This is an unusual Final Examinations week at Columbia, the capstone to what Lee Bollinger described in a community e-mail yesterday as “one of the most difficult and perplexing semesters in memory.” A large fraction of Columbia personnel spent the week developing plans to reopen university campuses, in a carefully phased manner and at a pace that will be set by criteria to maximize the safety of those returning to the workplace.
Following ramp-down of campus activities, Columbia University’s Provost office organized working groups on public health, education, facilities and campus life, and laboratory research. The last of those working groups, which includes Art Lerner-Lam and is chaired by Zuckerman Mind Brain Behavior Institute Director Rui Costa, formulated a Framework for Restarting Research that has been adopted by the university and was widely circulated by the Provost’s office on Monday. The Framework communicates guiding principles and important issues for consideration, and the university will take on centrally such functions as ordering personal protective equipment and arranging for training materials and resources, but each school and institute has been given the discretion to determine its own strategy for resuming on-site research.
To plan the ramp-up process for the Lamont campus and to align with the university-wide working groups, the Lamont Directorate, under Art’s leadership, formed working groups on education (chaired by Sid Hemming and Jerry McManus), facilities (chaired by Pat O’Reilly), finance (chaired by Edie Miller and Dave Goldberg), and laboratory research (chaired by Steve Goldstein). Those working groups have begun working on specific plans for resuming research, gradually and safely, on the Lamont campus. We have been asked to provide our research ramp-up plans to Columbia administration by the end of the coming week.
In other news, Clara Chang recently learned that she will be among the inaugural cohort to receive the Margaret A. Davidson Research Fellowship from the National Oceanic and Atmospheric Administration’s Office for Coastal Management. The two-year fellowship was awarded in response to Clara’s proposal, for work to be conducted under the supervision of Dorothy Peteet, entitled “Developing Novel Methods to Measure Historic Wetland Accretion.” Congratulations, Clara!
On Friday afternoon last week, Science Advances published a paper by Colin Raymond, Radley Horton, and Tom Matthews from Loughborough University on the emergence of combinations of heat and humidity beyond the limits of human tolerance. For some greenhouse gas emission scenarios, climate models have predicted episodes of extreme humid heat, as measured by a wet-bulb temperature at or above 35°C, by the middle of this century. Colin and his coauthors have shown on the basis of weather station data that such conditions have already been documented in some coastal subtropical locations, that the rate of incidence of such events has doubled since 1979, and that global maximum sea-surface temperatures have recently exceeded this threshold as well. The most extreme humid heat events to date have been highly localized in space and time, so it is understandable that they may be less evident in even regional climate models than in data from individual stations. A Kevin Krajick press release on the paper’s findings was posted last Friday, and the story has appeared in The Washington Post and other media.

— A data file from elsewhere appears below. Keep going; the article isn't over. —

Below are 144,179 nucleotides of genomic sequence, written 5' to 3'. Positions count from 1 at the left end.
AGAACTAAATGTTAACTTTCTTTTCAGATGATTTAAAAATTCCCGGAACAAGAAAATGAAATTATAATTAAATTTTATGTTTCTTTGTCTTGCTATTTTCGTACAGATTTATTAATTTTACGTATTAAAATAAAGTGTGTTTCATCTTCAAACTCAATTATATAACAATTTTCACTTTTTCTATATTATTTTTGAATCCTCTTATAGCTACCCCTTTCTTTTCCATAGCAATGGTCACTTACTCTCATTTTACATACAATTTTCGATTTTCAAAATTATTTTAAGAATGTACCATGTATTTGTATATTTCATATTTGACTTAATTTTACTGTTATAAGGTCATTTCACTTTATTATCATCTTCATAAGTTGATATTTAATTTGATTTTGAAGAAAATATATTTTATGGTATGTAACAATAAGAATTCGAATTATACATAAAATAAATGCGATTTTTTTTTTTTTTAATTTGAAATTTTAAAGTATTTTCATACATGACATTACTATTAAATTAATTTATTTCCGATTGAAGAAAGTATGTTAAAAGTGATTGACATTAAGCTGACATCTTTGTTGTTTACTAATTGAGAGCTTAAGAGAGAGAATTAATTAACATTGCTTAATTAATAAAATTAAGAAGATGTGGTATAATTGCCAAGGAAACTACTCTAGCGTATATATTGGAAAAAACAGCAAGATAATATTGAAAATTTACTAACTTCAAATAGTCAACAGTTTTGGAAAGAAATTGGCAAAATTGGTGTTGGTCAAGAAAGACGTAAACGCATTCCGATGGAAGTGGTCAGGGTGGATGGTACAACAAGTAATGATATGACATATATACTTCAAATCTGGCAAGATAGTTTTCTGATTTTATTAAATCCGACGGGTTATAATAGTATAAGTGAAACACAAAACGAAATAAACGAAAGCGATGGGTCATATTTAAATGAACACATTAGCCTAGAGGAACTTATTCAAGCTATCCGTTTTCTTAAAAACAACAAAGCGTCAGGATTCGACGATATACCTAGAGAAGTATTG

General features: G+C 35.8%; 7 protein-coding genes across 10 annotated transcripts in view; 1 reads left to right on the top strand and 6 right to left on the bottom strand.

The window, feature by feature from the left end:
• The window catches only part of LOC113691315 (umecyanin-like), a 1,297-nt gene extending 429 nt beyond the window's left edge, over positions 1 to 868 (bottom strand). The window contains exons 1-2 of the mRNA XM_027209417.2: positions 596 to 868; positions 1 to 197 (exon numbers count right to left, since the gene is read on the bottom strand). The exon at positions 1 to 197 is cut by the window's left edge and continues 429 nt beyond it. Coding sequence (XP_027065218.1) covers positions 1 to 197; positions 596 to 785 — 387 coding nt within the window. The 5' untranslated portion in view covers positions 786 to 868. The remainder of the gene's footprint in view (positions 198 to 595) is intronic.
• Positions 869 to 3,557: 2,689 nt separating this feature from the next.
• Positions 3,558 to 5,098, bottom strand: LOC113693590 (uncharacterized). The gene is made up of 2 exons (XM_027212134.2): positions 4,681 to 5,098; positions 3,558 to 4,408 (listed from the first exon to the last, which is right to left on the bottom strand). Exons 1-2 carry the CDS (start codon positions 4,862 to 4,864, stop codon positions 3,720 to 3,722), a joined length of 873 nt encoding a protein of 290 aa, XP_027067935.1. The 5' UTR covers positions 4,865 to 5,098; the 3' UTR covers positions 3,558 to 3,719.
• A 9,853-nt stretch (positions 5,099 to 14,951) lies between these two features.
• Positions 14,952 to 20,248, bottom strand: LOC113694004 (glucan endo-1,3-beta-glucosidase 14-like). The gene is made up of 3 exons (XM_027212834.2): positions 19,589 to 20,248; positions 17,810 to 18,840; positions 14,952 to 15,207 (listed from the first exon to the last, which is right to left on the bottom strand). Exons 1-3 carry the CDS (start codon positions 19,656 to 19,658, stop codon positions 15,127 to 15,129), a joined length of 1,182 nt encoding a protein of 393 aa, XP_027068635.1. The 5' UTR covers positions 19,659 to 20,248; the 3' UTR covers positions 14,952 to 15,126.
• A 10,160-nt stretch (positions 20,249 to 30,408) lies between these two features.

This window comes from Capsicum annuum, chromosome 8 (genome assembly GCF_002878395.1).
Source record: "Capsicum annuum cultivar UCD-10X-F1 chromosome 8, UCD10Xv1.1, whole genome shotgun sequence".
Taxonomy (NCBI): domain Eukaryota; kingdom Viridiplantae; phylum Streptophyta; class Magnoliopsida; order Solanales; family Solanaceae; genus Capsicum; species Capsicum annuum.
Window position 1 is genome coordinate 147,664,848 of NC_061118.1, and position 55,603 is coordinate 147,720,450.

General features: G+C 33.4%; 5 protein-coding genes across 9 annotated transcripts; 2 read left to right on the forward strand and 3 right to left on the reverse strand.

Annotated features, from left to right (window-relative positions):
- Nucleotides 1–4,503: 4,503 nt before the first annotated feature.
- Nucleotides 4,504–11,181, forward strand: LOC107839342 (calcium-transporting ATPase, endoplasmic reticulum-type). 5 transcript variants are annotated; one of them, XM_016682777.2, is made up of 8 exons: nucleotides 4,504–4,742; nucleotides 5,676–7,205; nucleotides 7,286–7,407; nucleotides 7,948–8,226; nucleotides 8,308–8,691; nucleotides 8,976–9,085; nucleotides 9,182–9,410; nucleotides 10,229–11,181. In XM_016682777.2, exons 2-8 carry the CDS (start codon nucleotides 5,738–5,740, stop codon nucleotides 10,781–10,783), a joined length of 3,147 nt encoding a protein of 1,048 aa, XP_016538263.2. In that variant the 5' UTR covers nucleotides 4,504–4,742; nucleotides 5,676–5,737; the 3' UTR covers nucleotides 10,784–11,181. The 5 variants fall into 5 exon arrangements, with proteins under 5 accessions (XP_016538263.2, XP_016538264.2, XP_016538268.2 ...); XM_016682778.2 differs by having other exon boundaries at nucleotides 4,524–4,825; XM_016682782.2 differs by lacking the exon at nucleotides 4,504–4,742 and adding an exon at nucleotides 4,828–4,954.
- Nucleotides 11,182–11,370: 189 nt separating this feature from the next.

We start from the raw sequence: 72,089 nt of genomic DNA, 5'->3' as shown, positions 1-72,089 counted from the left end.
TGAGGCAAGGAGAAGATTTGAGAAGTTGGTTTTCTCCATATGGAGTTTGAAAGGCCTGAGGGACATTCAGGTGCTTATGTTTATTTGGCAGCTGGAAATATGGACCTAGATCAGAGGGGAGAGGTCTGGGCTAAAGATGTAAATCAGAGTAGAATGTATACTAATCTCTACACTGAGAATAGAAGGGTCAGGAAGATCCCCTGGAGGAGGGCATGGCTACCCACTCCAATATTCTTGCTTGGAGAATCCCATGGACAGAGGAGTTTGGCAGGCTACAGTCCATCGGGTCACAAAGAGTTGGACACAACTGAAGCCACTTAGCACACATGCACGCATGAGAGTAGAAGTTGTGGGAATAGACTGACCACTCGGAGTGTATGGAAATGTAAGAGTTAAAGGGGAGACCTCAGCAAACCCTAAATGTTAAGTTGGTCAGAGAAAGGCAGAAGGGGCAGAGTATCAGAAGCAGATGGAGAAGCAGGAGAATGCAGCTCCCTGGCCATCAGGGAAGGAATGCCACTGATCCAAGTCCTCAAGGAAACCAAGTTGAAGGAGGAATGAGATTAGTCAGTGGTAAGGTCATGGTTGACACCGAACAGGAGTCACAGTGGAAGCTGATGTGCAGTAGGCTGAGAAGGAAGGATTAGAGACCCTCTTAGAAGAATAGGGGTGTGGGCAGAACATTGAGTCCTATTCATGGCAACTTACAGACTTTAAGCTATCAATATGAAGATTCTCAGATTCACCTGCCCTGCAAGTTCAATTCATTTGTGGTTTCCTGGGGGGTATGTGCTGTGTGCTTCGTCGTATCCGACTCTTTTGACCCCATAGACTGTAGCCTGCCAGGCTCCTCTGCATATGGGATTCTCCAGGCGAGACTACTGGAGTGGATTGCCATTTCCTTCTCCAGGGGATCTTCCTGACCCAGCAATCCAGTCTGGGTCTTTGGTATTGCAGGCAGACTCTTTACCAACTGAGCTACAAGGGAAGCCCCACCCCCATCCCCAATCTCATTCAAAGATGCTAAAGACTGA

This morning, John Armbruster reminded us that today is the 150th birthday of Henry Latham Doherty, whose name our institution carries. A major gift from the Henry L. and Grace Doherty Charitable Foundation in 1969 led Columbia to add Doherty to the Observatory’s title. The Doherty Foundation has continued to support the Observatory to the present, most recently our programs in education and outreach.
As the weekend approaches, our dynamic planet is much in the news. A magnitude 6.5 earthquake struck the Walker Lane area of the Nevada-California border region this morning and had a source mechanism characterized by the U.S. Geological Survey as shallow strike-slip faulting. A weather system forming over the Atlantic Ocean east of Florida may become the first named tropical storm of the season, and if so it will carry the name of Lamont’s Deputy Director. And Monday will be the 40th anniversary of the major eruption of Mount St. Helens that was the most destructive volcanic eruption in U.S. history.